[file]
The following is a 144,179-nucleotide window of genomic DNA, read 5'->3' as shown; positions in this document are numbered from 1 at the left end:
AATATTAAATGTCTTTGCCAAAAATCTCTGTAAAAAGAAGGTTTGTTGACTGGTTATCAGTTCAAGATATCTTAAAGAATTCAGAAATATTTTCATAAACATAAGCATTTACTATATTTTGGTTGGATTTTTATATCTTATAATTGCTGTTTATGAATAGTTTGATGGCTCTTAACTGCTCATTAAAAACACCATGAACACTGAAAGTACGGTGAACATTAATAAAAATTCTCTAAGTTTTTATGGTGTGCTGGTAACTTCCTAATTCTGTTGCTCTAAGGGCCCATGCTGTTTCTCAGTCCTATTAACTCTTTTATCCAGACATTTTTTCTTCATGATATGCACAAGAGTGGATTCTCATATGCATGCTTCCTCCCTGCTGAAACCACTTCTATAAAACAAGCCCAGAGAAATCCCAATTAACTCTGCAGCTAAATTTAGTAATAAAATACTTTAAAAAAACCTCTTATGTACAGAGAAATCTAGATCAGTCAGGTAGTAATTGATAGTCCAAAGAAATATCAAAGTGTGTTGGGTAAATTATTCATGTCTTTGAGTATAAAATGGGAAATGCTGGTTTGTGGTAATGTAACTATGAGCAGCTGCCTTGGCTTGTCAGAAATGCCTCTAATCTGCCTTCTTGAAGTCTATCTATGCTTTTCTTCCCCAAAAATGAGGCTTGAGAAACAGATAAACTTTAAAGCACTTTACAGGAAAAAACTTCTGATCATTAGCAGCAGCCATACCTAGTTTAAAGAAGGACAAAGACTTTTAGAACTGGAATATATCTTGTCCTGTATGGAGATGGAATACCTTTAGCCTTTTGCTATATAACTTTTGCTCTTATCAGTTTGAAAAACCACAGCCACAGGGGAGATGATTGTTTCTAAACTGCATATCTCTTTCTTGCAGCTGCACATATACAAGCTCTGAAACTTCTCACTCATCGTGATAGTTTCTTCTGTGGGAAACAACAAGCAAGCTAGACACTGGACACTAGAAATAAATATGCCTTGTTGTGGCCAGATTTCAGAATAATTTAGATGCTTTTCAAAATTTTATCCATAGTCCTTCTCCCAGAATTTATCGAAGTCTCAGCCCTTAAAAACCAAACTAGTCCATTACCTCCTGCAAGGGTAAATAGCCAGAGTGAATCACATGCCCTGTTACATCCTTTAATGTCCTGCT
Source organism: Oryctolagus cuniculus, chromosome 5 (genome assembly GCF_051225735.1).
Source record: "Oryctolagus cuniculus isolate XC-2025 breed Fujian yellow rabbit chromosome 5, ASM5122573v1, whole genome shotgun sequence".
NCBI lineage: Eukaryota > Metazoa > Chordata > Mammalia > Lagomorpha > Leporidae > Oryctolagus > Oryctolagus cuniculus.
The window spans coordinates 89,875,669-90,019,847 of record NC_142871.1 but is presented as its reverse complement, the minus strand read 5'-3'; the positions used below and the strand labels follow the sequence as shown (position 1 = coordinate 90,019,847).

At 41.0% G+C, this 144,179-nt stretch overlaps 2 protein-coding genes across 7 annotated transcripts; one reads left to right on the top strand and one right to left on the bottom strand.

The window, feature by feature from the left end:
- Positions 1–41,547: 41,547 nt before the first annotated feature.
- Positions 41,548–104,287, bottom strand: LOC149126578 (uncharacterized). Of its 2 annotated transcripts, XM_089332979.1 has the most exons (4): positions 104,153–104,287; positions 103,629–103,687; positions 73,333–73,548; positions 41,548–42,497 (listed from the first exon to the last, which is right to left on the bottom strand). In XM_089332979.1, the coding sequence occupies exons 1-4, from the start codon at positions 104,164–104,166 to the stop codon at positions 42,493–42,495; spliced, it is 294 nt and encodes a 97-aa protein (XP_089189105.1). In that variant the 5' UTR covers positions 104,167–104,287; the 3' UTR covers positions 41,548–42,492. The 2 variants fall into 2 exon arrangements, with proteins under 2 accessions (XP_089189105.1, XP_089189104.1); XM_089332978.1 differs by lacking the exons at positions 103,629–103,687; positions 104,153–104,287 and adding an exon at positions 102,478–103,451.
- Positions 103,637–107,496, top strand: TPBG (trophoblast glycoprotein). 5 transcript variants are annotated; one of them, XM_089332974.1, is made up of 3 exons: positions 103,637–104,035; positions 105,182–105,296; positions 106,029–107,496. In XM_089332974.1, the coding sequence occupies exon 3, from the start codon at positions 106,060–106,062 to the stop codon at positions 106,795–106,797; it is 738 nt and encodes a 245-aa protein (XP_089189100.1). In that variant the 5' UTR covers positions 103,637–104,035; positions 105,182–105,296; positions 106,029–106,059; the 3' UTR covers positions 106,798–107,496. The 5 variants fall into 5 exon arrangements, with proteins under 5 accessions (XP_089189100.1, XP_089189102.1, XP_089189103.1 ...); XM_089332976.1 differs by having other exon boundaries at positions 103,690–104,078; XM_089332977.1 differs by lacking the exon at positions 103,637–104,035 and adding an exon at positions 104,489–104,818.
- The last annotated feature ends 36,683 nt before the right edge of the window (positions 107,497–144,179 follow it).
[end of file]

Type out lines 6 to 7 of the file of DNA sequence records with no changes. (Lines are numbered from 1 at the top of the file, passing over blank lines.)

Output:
The window spans coordinates 89,875,669-90,019,847 of record NC_142871.1 but is presented as its reverse complement, the minus strand read 5'-3'; the positions used below and the strand labels follow the sequence as shown (position 1 = coordinate 90,019,847).

At 41.0% G+C, this 144,179-nt stretch overlaps 2 protein-coding genes across 7 annotated transcripts; one reads left to right on the top strand and one right to left on the bottom strand.